What is a counter-narrative?
A counter-narrative is a message that offers a positive alternative to extremist propaganda or pushes back by deconstructing, delegitimising or demystifying extremist narratives. This could involve;
- Focusing on what we are ‘for’ rather than ‘against’; positive stories about shared values, tolerance, openness, freedom and democracy.
- Highlighting how extremist activities negatively impact on the people they claim to represent.
- Demonstrating the hypocrisy of extremists and how their actions are inconsistent with their own beliefs.
- Picking apart extremist ideologies by undermining their lack of a coherent intellectual framework.
- Emphasising factual inaccuracies used in extremist propaganda and setting the record straight.
- Mocking or satirising extremist propaganda to undermine its credibility.
The term counter-narrative has come to include a wide range of activities, from preventative public awareness campaigns to targeted interventions that discredit the ideologies and actions of violent extremists. This toolkit adopts this broad definition of a “counter-narrative” and is meant for anyone looking to proactively respond to extremist propaganda through messaging.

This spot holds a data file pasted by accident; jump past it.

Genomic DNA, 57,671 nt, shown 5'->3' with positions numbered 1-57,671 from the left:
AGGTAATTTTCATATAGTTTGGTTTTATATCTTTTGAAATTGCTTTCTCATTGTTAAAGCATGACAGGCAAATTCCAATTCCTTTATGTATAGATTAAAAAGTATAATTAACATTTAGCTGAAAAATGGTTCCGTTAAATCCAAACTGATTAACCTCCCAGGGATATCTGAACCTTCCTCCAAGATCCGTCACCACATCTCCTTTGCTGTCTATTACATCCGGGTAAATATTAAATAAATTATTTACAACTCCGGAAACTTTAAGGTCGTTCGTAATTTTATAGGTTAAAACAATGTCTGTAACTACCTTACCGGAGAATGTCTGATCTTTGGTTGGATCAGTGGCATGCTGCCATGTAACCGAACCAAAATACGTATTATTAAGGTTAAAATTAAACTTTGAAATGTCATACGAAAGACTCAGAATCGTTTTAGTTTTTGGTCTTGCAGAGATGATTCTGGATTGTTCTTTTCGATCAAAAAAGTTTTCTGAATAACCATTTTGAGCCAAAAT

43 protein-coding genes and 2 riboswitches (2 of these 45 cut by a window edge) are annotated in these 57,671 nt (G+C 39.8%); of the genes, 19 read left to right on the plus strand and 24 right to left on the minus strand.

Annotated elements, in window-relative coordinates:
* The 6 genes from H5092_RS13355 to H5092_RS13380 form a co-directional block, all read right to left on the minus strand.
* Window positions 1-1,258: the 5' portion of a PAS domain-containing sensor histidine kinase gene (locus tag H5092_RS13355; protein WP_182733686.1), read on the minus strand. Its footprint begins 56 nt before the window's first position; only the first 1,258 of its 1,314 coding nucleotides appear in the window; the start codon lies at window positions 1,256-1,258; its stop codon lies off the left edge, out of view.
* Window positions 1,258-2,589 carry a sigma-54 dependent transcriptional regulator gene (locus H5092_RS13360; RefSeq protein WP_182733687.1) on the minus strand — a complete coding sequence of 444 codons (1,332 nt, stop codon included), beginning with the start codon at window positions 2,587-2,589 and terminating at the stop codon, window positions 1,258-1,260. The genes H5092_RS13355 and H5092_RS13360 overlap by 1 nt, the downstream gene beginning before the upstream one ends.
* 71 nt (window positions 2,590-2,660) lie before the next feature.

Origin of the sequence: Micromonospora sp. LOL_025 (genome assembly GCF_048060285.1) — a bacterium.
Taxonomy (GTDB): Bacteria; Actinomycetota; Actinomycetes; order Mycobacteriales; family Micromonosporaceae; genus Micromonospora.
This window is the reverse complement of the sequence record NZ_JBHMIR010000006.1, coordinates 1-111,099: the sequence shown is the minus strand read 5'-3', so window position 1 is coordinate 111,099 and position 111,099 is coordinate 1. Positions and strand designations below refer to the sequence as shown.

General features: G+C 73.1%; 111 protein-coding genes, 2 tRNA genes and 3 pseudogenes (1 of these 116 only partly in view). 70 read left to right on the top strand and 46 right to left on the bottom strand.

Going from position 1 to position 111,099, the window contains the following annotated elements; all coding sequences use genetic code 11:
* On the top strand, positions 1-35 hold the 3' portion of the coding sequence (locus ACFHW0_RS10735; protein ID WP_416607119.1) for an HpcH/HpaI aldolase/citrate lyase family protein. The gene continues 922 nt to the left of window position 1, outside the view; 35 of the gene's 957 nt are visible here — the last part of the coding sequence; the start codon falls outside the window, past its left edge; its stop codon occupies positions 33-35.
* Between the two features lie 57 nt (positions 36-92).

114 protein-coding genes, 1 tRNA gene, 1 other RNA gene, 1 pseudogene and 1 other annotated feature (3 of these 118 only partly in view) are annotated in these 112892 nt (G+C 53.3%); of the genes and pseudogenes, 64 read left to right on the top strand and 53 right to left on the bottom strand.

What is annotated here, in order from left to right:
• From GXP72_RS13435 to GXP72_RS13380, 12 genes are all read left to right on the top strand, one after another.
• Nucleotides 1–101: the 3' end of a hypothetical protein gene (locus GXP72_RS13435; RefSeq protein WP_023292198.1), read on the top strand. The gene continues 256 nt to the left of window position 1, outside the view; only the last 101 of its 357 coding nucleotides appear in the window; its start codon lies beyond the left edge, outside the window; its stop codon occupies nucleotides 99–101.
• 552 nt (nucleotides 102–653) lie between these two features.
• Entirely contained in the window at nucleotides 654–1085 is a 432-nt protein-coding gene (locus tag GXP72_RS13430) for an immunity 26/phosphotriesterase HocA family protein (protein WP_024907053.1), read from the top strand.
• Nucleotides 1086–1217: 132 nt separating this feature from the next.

What are the best methods to research my target audience?
Talk to your audience! The best way of reaching your audience is to speak with them directly if you can. For example, if you are looking to engage with students then reach out to universities, academic staff or student societies and unions ask them what they think about your message or campaign and the kind of content they are likely to engage with.
Remember, you do not need to reinvent the wheel. Contacting organisations or people that have run similar counter-narrative campaigns can also be a useful starting point when researching your target audience. They will have already carried out their own research and should understand how best to reach their audience from their experiences of running and evaluating their campaigns. Take a look at the Case Studies for a few ideas of who you could get in touch with.
Discovering how your target audience interacts on social media and engages with content online will also help you understand how best to reach them. For example, if you are looking into white-supremacists in the US, then extremist chat forums like “Stormfront” can provide a good starting point for uncovering the interests and online behaviours of your audience. This could be the music they listen to, clothes they wear, individuals they respect, or events they attend.
Are former violent extremists good ‘credible messengers’?